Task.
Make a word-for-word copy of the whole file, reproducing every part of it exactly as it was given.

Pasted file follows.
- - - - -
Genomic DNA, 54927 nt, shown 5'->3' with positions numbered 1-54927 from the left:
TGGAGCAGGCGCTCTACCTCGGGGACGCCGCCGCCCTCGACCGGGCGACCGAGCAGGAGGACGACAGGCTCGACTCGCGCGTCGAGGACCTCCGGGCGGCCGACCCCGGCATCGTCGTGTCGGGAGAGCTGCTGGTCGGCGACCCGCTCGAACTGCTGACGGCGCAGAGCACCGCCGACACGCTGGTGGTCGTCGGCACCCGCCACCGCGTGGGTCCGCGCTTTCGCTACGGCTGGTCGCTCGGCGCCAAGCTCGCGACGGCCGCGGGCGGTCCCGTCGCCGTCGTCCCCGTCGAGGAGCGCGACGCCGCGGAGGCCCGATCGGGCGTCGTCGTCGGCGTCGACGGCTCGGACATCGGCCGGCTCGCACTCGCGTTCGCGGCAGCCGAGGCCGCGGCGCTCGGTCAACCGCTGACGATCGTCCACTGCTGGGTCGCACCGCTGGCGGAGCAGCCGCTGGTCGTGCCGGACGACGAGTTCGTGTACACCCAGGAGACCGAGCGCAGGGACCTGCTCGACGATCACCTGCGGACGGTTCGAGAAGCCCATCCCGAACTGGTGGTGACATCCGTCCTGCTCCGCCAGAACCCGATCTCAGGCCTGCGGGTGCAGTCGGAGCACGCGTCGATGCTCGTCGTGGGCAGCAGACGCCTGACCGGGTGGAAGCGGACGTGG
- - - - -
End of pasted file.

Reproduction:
Genomic DNA, 54927 nt, shown 5'->3' with positions numbered 1-54927 from the left:
TGGAGCAGGCGCTCTACCTCGGGGACGCCGCCGCCCTCGACCGGGCGACCGAGCAGGAGGACGACAGGCTCGACTCGCGCGTCGAGGACCTCCGGGCGGCCGACCCCGGCATCGTCGTGTCGGGAGAGCTGCTGGTCGGCGACCCGCTCGAACTGCTGACGGCGCAGAGCACCGCCGACACGCTGGTGGTCGTCGGCACCCGCCACCGCGTGGGTCCGCGCTTTCGCTACGGCTGGTCGCTCGGCGCCAAGCTCGCGACGGCCGCGGGCGGTCCCGTCGCCGTCGTCCCCGTCGAGGAGCGCGACGCCGCGGAGGCCCGATCGGGCGTCGTCGTCGGCGTCGACGGCTCGGACATCGGCCGGCTCGCACTCGCGTTCGCGGCAGCCGAGGCCGCGGCGCTCGGTCAACCGCTGACGATCGTCCACTGCTGGGTCGCACCGCTGGCGGAGCAGCCGCTGGTCGTGCCGGACGACGAGTTCGTGTACACCCAGGAGACCGAGCGCAGGGACCTGCTCGACGATCACCTGCGGACGGTTCGAGAAGCCCATCCCGAACTGGTGGTGACATCCGTCCTGCTCCGCCAGAACCCGATCTCAGGCCTGCGGGTGCAGTCGGAGCACGCGTCGATGCTCGTCGTGGGCAGCAGACGCCTGACCGGGTGGAAGCGGACGTGG